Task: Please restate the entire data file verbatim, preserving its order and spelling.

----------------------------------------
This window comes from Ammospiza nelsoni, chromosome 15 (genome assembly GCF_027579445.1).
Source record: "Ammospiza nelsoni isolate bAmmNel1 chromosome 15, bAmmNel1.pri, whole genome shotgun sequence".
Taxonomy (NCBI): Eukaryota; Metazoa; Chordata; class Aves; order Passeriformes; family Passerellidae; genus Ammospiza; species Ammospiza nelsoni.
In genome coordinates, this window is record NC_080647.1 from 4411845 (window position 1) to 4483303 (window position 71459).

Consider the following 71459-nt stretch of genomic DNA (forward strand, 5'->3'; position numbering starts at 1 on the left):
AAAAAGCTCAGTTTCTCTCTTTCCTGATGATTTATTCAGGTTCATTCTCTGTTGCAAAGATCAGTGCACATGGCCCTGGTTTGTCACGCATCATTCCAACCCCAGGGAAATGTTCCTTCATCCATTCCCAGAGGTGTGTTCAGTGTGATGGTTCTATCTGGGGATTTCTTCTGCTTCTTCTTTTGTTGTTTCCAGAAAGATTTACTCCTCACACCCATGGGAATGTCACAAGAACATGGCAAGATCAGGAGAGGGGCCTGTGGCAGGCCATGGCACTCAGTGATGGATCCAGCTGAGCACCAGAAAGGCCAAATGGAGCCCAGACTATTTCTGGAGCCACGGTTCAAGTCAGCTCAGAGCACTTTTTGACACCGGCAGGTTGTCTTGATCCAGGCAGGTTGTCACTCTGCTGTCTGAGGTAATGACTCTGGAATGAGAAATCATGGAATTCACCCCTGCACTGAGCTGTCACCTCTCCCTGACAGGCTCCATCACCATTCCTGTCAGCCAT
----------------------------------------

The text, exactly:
This window comes from Ammospiza nelsoni, chromosome 15 (genome assembly GCF_027579445.1).
Source record: "Ammospiza nelsoni isolate bAmmNel1 chromosome 15, bAmmNel1.pri, whole genome shotgun sequence".
Taxonomy (NCBI): Eukaryota; Metazoa; Chordata; class Aves; order Passeriformes; family Passerellidae; genus Ammospiza; species Ammospiza nelsoni.
In genome coordinates, this window is record NC_080647.1 from 4411845 (window position 1) to 4483303 (window position 71459).

Consider the following 71459-nt stretch of genomic DNA (forward strand, 5'->3'; position numbering starts at 1 on the left):
AAAAAGCTCAGTTTCTCTCTTTCCTGATGATTTATTCAGGTTCATTCTCTGTTGCAAAGATCAGTGCACATGGCCCTGGTTTGTCACGCATCATTCCAACCCCAGGGAAATGTTCCTTCATCCATTCCCAGAGGTGTGTTCAGTGTGATGGTTCTATCTGGGGATTTCTTCTGCTTCTTCTTTTGTTGTTTCCAGAAAGATTTACTCCTCACACCCATGGGAATGTCACAAGAACATGGCAAGATCAGGAGAGGGGCCTGTGGCAGGCCATGGCACTCAGTGATGGATCCAGCTGAGCACCAGAAAGGCCAAATGGAGCCCAGACTATTTCTGGAGCCACGGTTCAAGTCAGCTCAGAGCACTTTTTGACACCGGCAGGTTGTCTTGATCCAGGCAGGTTGTCACTCTGCTGTCTGAGGTAATGACTCTGGAATGAGAAATCATGGAATTCACCCCTGCACTGAGCTGTCACCTCTCCCTGACAGGCTCCATCACCATTCCTGTCAGCCAT